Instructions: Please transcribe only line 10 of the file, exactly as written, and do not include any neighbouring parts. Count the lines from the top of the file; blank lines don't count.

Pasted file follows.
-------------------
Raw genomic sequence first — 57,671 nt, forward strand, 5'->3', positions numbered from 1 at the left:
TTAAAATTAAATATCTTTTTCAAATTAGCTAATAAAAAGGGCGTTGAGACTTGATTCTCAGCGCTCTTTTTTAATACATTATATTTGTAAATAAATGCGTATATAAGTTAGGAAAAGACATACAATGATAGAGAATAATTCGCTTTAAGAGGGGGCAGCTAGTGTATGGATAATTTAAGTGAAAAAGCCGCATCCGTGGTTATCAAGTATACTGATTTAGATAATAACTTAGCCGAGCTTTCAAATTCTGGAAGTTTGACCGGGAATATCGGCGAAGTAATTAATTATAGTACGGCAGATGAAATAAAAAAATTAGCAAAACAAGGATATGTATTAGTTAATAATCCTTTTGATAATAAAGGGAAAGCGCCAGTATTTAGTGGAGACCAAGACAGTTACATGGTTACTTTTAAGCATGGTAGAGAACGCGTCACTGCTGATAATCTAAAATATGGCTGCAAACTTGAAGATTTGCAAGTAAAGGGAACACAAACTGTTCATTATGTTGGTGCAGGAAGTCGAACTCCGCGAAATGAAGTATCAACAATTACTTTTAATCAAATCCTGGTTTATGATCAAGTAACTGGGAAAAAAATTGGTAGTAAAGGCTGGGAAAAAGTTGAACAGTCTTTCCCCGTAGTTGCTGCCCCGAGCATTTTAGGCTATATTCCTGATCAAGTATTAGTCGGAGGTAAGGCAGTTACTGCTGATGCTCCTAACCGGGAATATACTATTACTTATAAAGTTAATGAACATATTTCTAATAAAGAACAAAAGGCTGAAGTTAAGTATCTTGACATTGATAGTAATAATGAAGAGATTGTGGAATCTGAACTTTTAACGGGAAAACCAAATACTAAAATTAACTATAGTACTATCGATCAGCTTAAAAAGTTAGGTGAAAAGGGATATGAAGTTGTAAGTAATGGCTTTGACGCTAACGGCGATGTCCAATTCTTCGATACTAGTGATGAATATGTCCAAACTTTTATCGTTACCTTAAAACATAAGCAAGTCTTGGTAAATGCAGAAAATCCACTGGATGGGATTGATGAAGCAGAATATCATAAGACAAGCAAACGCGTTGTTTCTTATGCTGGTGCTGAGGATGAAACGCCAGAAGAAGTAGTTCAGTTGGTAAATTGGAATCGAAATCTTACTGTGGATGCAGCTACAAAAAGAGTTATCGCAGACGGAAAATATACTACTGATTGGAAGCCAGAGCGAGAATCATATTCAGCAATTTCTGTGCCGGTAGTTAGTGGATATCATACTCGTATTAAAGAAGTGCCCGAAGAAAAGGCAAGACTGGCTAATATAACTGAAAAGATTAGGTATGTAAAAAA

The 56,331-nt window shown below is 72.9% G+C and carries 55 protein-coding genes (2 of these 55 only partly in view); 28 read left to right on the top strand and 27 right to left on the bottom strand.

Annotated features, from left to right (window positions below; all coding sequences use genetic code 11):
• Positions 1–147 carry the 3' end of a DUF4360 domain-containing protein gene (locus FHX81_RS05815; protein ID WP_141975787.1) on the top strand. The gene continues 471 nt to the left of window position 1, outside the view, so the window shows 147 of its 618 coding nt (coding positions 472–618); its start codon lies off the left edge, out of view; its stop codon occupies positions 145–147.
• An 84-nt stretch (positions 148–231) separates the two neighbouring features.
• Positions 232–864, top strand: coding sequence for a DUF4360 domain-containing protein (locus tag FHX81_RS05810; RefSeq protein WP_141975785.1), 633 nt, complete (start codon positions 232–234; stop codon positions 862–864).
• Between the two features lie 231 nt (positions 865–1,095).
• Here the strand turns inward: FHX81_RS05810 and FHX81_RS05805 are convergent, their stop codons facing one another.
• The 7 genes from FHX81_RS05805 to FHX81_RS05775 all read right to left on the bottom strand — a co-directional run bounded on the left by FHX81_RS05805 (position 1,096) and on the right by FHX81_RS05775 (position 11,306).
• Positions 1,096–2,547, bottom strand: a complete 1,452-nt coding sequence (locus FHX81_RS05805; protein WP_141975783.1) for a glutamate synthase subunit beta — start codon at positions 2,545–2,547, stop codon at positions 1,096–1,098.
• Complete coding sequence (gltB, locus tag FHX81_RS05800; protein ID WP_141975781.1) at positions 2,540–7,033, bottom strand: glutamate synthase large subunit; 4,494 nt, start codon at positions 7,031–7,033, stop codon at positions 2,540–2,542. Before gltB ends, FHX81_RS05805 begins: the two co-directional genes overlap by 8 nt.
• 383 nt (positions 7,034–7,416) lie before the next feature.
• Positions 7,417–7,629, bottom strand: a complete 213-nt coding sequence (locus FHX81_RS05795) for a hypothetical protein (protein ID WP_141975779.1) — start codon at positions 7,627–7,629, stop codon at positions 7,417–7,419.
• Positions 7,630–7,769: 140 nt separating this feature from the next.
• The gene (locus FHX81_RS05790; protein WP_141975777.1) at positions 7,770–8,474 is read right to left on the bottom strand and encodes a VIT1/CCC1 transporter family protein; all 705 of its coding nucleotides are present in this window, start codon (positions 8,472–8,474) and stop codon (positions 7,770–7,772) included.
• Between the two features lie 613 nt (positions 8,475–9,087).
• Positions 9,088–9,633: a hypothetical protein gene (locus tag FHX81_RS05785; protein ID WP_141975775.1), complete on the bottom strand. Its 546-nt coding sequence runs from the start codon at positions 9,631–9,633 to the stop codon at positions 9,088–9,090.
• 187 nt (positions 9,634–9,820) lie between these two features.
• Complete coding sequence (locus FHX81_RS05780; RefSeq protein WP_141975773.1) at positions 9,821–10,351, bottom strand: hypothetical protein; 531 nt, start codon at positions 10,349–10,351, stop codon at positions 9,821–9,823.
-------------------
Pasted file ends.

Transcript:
• The 7 genes from FHX81_RS05805 to FHX81_RS05775 all read right to left on the bottom strand — a co-directional run bounded on the left by FHX81_RS05805 (position 1,096) and on the right by FHX81_RS05775 (position 11,306).